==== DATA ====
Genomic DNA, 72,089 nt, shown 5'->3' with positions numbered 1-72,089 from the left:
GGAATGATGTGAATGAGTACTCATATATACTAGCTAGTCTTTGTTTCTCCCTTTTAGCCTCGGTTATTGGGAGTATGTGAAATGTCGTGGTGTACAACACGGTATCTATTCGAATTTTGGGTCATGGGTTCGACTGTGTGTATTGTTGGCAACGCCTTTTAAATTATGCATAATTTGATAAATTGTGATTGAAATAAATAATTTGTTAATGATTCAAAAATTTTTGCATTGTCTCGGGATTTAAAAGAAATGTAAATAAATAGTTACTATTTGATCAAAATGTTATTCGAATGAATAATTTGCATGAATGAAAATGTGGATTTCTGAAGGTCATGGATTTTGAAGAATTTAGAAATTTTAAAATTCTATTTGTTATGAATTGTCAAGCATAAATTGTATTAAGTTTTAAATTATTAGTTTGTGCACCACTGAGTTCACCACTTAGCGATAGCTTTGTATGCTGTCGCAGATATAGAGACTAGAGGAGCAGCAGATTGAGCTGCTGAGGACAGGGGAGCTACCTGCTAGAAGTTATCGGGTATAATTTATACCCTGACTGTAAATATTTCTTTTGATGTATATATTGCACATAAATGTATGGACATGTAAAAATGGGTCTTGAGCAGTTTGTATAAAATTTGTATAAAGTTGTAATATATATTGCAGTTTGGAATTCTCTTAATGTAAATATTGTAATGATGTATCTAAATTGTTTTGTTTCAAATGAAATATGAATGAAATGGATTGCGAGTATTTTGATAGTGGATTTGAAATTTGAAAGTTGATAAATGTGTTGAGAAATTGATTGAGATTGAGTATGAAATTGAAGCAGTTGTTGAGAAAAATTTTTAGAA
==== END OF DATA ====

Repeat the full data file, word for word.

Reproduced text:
Genomic DNA, 72,089 nt, shown 5'->3' with positions numbered 1-72,089 from the left:
GGAATGATGTGAATGAGTACTCATATATACTAGCTAGTCTTTGTTTCTCCCTTTTAGCCTCGGTTATTGGGAGTATGTGAAATGTCGTGGTGTACAACACGGTATCTATTCGAATTTTGGGTCATGGGTTCGACTGTGTGTATTGTTGGCAACGCCTTTTAAATTATGCATAATTTGATAAATTGTGATTGAAATAAATAATTTGTTAATGATTCAAAAATTTTTGCATTGTCTCGGGATTTAAAAGAAATGTAAATAAATAGTTACTATTTGATCAAAATGTTATTCGAATGAATAATTTGCATGAATGAAAATGTGGATTTCTGAAGGTCATGGATTTTGAAGAATTTAGAAATTTTAAAATTCTATTTGTTATGAATTGTCAAGCATAAATTGTATTAAGTTTTAAATTATTAGTTTGTGCACCACTGAGTTCACCACTTAGCGATAGCTTTGTATGCTGTCGCAGATATAGAGACTAGAGGAGCAGCAGATTGAGCTGCTGAGGACAGGGGAGCTACCTGCTAGAAGTTATCGGGTATAATTTATACCCTGACTGTAAATATTTCTTTTGATGTATATATTGCACATAAATGTATGGACATGTAAAAATGGGTCTTGAGCAGTTTGTATAAAATTTGTATAAAGTTGTAATATATATTGCAGTTTGGAATTCTCTTAATGTAAATATTGTAATGATGTATCTAAATTGTTTTGTTTCAAATGAAATATGAATGAAATGGATTGCGAGTATTTTGATAGTGGATTTGAAATTTGAAAGTTGATAAATGTGTTGAGAAATTGATTGAGATTGAGTATGAAATTGAAGCAGTTGTTGAGAAAAATTTTTAGAA